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I'm trying to figure out how to find out if a directory is a symlink using c++

Figuring out if a file is a symlink is easy, using lstat and S_ISLNK(fs.st_mode) but this only seems to work on files. S_ISDIR always says that a directory is a directory, even if its actually a symlink pointing to a directory.

So, how do I do the same thing for a directory as a file?

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What is the exact value (in octal) of the st_mode field for a sym link to a directory? What does the stat command (at the command line) output for it? –  Jeremiah Willcock Feb 25 '11 at 20:57
real is a real directory, fake is a symlink to a the /tmp directory st_mode in octal for real is 40755 st_mode in octal for fake is 40755 –  Tim Calladine Feb 25 '11 at 21:21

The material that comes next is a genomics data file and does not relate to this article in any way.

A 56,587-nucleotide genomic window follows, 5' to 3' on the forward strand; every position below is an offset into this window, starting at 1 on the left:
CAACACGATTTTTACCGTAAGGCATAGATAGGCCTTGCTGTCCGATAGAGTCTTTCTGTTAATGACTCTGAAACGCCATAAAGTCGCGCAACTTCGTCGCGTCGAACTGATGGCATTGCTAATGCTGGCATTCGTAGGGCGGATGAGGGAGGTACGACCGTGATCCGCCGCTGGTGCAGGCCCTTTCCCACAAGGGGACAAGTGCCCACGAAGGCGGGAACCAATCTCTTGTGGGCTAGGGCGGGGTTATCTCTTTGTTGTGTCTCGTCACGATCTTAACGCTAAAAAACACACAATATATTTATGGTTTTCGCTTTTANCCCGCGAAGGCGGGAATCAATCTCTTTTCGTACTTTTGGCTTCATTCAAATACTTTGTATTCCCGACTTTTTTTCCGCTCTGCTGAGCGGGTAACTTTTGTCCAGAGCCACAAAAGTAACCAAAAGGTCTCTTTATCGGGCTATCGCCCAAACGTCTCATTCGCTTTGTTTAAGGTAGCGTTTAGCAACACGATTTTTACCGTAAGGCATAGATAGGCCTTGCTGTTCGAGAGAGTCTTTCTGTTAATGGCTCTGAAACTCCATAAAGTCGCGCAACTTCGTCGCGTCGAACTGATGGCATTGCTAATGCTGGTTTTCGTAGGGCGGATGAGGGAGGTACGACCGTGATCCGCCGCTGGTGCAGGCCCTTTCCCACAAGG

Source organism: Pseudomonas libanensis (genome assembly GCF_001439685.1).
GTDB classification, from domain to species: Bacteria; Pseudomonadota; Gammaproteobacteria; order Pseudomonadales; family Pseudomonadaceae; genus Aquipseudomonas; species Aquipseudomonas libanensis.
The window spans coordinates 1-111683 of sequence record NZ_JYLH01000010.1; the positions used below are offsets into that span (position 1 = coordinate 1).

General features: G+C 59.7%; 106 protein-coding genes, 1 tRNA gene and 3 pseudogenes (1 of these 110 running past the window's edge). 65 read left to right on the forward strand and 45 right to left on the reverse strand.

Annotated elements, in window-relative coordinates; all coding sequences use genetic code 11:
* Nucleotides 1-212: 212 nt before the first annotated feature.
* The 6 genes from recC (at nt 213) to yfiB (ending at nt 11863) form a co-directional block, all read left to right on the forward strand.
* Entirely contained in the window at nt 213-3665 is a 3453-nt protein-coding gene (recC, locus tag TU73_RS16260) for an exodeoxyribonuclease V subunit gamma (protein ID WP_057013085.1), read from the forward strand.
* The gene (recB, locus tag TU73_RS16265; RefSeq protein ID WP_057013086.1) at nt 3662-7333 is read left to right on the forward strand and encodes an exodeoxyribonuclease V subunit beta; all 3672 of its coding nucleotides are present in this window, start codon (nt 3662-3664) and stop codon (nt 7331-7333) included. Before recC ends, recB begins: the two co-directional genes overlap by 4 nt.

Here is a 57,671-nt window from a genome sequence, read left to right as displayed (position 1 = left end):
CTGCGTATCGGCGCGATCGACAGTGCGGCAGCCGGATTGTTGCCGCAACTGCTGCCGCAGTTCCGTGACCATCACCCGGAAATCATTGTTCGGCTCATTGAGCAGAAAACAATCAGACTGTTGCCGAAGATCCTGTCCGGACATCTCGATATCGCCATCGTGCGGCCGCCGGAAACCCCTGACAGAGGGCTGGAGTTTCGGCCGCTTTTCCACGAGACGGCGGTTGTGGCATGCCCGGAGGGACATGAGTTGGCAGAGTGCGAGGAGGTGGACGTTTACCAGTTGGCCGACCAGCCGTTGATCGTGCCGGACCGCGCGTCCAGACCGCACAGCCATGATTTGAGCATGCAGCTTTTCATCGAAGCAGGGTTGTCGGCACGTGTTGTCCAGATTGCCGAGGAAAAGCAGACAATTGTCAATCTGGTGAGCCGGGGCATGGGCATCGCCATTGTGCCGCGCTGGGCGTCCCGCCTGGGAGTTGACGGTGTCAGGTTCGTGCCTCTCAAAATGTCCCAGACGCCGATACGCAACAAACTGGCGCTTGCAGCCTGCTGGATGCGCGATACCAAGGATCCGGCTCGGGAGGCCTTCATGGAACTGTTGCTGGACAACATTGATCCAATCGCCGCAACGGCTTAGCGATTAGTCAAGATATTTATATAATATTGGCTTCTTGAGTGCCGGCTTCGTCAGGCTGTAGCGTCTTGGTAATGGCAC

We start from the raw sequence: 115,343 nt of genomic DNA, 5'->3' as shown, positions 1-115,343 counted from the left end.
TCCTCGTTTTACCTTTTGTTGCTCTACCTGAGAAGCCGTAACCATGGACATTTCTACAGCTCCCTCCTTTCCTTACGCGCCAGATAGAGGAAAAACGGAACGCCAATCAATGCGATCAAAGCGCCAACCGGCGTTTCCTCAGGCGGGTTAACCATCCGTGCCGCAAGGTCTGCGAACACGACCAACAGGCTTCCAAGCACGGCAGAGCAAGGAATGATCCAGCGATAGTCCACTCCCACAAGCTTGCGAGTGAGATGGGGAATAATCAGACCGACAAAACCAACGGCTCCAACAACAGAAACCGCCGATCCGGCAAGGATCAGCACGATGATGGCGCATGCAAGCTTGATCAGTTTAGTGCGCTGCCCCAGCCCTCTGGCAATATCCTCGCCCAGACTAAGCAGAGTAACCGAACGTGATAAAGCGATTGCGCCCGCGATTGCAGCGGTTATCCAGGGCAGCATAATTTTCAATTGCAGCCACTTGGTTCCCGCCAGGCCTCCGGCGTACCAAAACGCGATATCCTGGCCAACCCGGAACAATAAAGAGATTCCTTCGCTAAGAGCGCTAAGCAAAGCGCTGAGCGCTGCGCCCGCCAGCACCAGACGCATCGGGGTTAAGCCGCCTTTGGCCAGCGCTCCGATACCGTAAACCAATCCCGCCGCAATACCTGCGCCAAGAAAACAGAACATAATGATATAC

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2 Answers

The actual distinction is more subtle. If you lstat("/path/link/") it will "look through" the symlink due to the trailing slash. Your code should work if you do lstat("/path/link") (note no trailing slash). You can see that in this python example (even without knowing what the numbers mean you can see the result change):

$ ln -s /etc /tmp/foo

>>> from posix import lstat
>>> lstat("/tmp/foo")
(41471, 24591, 64769L, 1, 1095, 501, 4, 1298667395, 1298667395, 1298667395)
>>> lstat("/tmp/foo/")
(16877, 131073, 64768L, 119, 0, 0, 12288, 1298663835, 1298667375, 1298667375)
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Another way to determine whether a given directory is a symlink is to read the link via readlink:

char buffer[255];
int size = readlink("/my/path", buffer);
if (errno == EINVAL) {
    /* here you know: "/my/path" isn't a symlink */

And of course: If you write /my/path/ (with a trainling slash) then you actually mean: /my/path/. and this is never a symlink.

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